US Supreme Court holds innovation in the balance in Google v Oracle

How many ways are there to skin a cat?
How many ways are there to skin a cat?
Image: Reuters/Tom Brenner
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The US Supreme Court recently agreed to resolve an epic dispute between Google and Oracle to the delight of many technologists and legal scholars who say the fate of the $564 billion software industry—and indeed tech innovation itself—hinges on the copyright fight.

The case is about the ownership and implementation of application programming interfaces (APIs). These APIs allow different computer programs to communicate with each other, specifying how information is processed, transformed, and shared. Here, Oracle claims Google infringed on its copyright by copying its APIs and Google counters that no one owns them.

The APIs in question were created by Sun Microsystems in the Java programming language in 2006. Oracle acquired Sun in 2009 and says it owns that code, which Google “copied” when creating its Android mobile operating system. Oracle wants nearly $9 billion in damages for the alleged infringement.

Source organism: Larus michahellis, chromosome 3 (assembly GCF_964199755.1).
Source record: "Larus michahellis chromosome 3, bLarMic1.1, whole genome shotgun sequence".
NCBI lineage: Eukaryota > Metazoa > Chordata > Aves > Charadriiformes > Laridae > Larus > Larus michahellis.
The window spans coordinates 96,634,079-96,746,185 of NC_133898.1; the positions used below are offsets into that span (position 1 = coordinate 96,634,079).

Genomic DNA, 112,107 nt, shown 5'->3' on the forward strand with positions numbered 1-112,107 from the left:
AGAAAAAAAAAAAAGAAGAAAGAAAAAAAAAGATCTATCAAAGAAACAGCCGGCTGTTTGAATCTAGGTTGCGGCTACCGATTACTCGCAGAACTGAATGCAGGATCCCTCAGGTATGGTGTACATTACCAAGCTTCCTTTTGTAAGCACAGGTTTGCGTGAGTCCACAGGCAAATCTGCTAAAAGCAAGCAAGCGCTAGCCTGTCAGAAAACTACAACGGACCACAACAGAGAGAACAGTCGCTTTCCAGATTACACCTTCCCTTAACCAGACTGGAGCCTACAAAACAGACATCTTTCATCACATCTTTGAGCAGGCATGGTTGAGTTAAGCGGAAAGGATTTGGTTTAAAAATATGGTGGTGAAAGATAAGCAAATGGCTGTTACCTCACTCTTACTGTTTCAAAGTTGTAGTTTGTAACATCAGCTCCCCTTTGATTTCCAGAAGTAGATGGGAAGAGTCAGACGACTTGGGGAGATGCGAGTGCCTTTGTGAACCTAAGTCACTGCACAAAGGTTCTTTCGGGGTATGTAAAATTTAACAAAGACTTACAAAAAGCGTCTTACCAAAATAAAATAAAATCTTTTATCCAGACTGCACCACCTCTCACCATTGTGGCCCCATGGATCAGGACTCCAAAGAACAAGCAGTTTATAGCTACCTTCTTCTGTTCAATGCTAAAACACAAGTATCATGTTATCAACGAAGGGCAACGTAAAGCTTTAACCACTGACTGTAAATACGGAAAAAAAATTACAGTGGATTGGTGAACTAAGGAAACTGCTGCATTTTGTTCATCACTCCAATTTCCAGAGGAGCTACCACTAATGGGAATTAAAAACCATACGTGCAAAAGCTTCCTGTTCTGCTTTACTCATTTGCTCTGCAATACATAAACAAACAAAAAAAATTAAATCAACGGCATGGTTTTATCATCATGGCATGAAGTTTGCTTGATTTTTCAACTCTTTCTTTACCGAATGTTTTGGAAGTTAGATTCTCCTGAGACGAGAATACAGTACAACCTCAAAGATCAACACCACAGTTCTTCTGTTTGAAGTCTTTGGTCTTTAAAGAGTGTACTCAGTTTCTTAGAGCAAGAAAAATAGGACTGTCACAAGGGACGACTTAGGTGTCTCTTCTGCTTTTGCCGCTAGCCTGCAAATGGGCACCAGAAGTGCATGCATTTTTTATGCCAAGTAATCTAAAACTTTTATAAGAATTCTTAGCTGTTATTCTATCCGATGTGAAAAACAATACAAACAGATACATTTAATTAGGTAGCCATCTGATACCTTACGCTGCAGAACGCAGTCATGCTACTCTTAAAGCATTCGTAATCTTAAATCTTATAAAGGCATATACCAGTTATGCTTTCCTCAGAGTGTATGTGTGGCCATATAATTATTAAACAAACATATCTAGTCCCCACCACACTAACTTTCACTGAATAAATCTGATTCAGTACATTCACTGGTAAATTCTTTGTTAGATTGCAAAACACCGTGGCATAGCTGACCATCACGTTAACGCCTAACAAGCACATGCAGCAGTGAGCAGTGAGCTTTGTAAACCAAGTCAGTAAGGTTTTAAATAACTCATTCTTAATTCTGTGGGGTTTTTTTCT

Google, however, says APIs can’t be copyrighted because they aren’t original expressions protected by intellectual property law. It argues that Oracle is trying to control and own standard open source functions that all developers rely on to create software compatible with an established platform, like Java. Dozens of legal scholars and technologists have signed on to amicus briefs agreeing with the company’s position.

Mark Lemley, director of the Stanford University law school’s Law, Science, and Technology program, represented Google in other cases but isn’t involved in this matter. He tells Quartz that, technically, Google actually didn’t copy the APIs themselves; it wrote its own code to implement the existing functions. But Google had to use the standard Java structure for those interfaces or Java wouldn’t run on Android.

Nonetheless, last year, the Federal Circuit Court of Appeals disagreed with Google and ruled that APIs can be copyrighted. The decision was widely viewed as “disastrous.”

“No court until this one has held that it’s illegal to copy those components. If the [Supreme] Court upholds Oracle’s win, it will be much harder for companies to make software products that work with other programs,” Lemley predicted.

Chilling effect

Tech industry and legal luminaries filed amicus briefs urging the high court to take this case. A filing on behalf of Google by “78 computer scientists, engineers, and professors who are pioneering and influential figures in the computer industry” argued that the matter is “exceptionally important” for its wide-ranging potential consequences.